AGO Opinion 07009
Credit Unions; Preemption of State Law By Regulation of the National Credit Union Administration.
(April 10, 2007)
SUBJECT: Credit Unions: Preemption of State Law By Regulation of the National Credit Union Administration
REQUESTED BY:John Munn, Director
Department of Banking and Finance
WRITTEN BY: Jon Bruning, Attorney General
Fredrick F. Neid, Assistant Attorney General
This is in response to your request for an opinion of the Attorney General concerning preemption of state law by a federal regulation. You have asked two questions relating to whether the regulatory authority given to the National Credit Union Administration (NCUA) under the Federal Credit Union Act, 12 U.S.C. §§ 1752–1792, preempts application of state law prohibiting use of the word bank, or its derivation, by a federal or state-charted credit union. The NCUA is the federal agency that charters state and federal credit unions and insures savings in federal and most state-chartered credit unions. 12 U.S.C. §§ 1752(a) and 1783.
Neb. Rev. Stat. § 8-113 (Cum. Supp. 2006) precludes the use of the world bank, except for certain classes of banking institutions and other organizations described in the statute. In relevant part, § 8-113 states:
No individual, firm, company, corporation, or association doing business in the State of Nebraska, unless organized as a bank under the Nebraska Banking Act or the authority of the federal government, or as a building and loan association, or a savings bank under Chapter 8, article 3, or the authority of the federal government, shall use the work bank or any derivative thereof as any part of a title or description of any business authority. . . .
Other categories of financial institutions are exempt from application of the prohibition of use of the word bank or derivative thereof. Federal credit unions chartered by the NCUA and state-chartered credit unions are not included with an exempt category described in § 8-113. A violation of the statute constitutes a Class V misdemeanor.
In its supervisory capacity, the Department of Banking and Finance has required that credit unions cease using the word banking in describing their services based on the prohibition of § 8-113. Reportedly, the Nebraska Legislature has not enacted a legislative resolution to allow use of word bank or its derivation by credit unions as recently as the 2006 session. The questions posed are in part due to a Legal Opinion letter of the NCUA Op. 03-0146 (March 12, 2004) which in part, concluded that a Minnesota statute with similar prohibition of the use of the word bank by credit unions is preempted by the NCUA’s advertising regulation applicable to insured credit unions.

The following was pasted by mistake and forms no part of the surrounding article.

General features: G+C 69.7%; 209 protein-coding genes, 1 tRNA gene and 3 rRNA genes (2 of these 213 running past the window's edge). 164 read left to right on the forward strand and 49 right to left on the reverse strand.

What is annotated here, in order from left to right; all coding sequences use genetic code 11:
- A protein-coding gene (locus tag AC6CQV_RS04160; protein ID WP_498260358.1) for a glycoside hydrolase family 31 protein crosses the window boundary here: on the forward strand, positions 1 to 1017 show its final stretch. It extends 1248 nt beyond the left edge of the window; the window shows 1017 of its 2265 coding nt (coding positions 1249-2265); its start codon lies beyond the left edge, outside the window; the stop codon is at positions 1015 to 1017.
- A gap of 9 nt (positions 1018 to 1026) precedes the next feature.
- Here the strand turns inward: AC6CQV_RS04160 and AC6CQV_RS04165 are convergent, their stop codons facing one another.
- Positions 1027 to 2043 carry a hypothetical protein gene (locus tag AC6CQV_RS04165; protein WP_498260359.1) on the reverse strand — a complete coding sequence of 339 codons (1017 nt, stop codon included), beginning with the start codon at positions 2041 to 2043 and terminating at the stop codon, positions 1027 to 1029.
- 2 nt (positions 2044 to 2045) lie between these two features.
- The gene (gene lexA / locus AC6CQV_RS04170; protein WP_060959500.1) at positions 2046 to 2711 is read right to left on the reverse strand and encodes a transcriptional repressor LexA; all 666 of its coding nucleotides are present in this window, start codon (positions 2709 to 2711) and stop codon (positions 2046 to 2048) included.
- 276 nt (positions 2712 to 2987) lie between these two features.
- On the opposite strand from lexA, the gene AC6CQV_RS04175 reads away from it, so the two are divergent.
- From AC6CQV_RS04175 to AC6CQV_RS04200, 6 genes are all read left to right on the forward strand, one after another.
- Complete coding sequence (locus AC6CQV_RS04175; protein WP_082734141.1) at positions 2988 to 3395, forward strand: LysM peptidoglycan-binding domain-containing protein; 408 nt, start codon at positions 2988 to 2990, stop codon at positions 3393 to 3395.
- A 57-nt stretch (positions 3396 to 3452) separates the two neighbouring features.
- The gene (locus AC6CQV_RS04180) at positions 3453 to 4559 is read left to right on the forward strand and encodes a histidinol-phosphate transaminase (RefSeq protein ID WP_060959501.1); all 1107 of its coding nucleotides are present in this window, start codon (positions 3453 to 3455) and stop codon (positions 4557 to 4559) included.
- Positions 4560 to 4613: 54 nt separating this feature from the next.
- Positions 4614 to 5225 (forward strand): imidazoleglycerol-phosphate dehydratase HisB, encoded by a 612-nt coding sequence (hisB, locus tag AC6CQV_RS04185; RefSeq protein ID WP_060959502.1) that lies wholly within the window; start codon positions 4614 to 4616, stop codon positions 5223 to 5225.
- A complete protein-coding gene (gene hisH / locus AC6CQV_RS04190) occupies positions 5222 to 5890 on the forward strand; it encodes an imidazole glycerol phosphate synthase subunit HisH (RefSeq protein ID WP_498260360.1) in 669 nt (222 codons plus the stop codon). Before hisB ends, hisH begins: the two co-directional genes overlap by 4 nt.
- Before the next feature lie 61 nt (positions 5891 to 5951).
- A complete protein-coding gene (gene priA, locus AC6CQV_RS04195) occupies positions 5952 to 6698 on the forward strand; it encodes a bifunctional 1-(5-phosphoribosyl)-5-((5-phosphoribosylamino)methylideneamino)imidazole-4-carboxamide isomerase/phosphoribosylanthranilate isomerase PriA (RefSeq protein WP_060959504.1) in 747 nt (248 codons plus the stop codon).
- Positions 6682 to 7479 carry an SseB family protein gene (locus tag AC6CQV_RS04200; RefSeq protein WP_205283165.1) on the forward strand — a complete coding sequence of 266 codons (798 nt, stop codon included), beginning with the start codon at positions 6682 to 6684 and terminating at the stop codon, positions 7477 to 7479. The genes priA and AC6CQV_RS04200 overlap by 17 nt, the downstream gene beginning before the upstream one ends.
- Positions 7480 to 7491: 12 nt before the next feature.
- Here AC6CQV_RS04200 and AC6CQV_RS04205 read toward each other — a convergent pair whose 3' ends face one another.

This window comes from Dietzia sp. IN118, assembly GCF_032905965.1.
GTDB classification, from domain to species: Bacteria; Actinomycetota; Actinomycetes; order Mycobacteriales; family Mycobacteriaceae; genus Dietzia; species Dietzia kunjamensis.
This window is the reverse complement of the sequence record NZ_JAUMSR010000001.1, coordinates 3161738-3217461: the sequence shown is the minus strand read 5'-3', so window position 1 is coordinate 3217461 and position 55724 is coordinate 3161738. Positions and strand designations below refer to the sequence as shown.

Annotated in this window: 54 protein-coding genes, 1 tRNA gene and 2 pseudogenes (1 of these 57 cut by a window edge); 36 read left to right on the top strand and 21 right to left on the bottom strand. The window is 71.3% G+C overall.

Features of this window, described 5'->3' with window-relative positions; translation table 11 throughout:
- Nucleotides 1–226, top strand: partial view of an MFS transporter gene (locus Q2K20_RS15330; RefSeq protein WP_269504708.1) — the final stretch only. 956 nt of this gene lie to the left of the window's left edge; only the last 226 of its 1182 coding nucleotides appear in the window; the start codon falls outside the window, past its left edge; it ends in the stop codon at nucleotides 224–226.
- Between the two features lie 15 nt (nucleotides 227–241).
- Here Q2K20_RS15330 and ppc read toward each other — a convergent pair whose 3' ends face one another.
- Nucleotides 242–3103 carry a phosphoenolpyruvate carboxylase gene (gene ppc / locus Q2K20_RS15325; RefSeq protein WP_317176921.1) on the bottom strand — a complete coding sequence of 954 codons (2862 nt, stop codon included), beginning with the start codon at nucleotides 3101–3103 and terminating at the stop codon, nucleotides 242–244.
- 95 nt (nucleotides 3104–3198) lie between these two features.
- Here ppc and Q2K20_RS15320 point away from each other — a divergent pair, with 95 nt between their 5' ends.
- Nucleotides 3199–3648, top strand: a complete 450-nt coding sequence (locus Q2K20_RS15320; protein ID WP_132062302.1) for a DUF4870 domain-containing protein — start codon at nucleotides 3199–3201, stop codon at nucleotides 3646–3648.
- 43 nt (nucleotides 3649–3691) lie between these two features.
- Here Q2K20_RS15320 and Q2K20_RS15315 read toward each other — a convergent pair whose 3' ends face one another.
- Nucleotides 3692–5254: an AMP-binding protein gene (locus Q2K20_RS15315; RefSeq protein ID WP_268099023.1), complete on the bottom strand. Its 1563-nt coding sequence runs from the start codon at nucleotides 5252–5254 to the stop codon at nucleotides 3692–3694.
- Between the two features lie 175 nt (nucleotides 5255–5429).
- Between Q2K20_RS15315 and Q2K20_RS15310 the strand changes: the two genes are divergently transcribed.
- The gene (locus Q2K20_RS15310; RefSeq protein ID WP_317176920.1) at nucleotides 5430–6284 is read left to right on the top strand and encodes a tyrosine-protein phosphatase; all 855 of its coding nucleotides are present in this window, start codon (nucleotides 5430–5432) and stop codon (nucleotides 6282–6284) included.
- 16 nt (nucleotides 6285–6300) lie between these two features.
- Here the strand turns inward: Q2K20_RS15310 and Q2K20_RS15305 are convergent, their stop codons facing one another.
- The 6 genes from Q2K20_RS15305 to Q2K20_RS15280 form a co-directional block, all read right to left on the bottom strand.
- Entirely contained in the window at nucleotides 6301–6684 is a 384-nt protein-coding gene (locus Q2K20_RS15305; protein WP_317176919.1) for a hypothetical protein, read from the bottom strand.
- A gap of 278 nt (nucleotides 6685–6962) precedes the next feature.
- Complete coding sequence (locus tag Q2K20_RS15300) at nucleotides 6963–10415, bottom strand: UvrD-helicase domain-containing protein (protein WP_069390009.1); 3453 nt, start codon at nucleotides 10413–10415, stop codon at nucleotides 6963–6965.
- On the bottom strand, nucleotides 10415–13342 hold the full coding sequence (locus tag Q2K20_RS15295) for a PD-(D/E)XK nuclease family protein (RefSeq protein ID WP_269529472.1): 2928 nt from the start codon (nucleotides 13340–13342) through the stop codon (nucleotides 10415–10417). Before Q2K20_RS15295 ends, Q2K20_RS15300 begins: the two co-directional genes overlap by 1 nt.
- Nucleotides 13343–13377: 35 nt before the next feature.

The FIRST question is stated as follows:
1. IS SECTION 8-113 PREEMPTED BY FEDERAL LAW WITH RESPECT TO ITS APPLICATION TO FEDERAL CREDIT UNIONS DOING BUSINESS IN NEBRASKA, SO THAT THOSE CREDIT UNIONS CAN USE THE WORD “BANK” OR ANY DERIVATIVE THEREOF AS DESCRIPTIVE OF ANY BUSINESS ACTIVITY?
In considering whether federal regulations have a preemptive effect on state laws, we are guided by several well-established principles. State law may be preempted by federal statutes in three ways under United States Constitution Article VI, c. 2, referred to as the “Supremacy Clause.” State law may be preempted if federal law expressly states Congress’ intention to preempt state law on a given subject. Capital Cities, Inc. v. Crisp, 467 U.S. 691, 104 S. Ct. 2694, 81 L. Ed. 2d 580 (1984). If Congress adopts comprehensive laws so pervasive that it “occupies the field,” state laws in the field so occupied will fall. Silkwood v. Kerr-McGee Corporation, 464 U.S. 238, 104 S. Ct. 615, 78 L. Ed. 2d 443 (1984). Finally, if federal and state law directly conflict so that a party cannot comply with both, the federal law will control over the contrary state law. Further, federal regulations have no less preemptive effect than federal statutes. Fidelity Federal Savings and Loan Association v. De La Cuesta, 458 U.S. 141, 102 S. Ct. 3014, 73 L. Ed. 2d 664 (1982).
At first glance, we do not perceive any conflict between § 8-113 and the NCUA regulation relating to advertising by an insured credit union. The NCUA regulation states: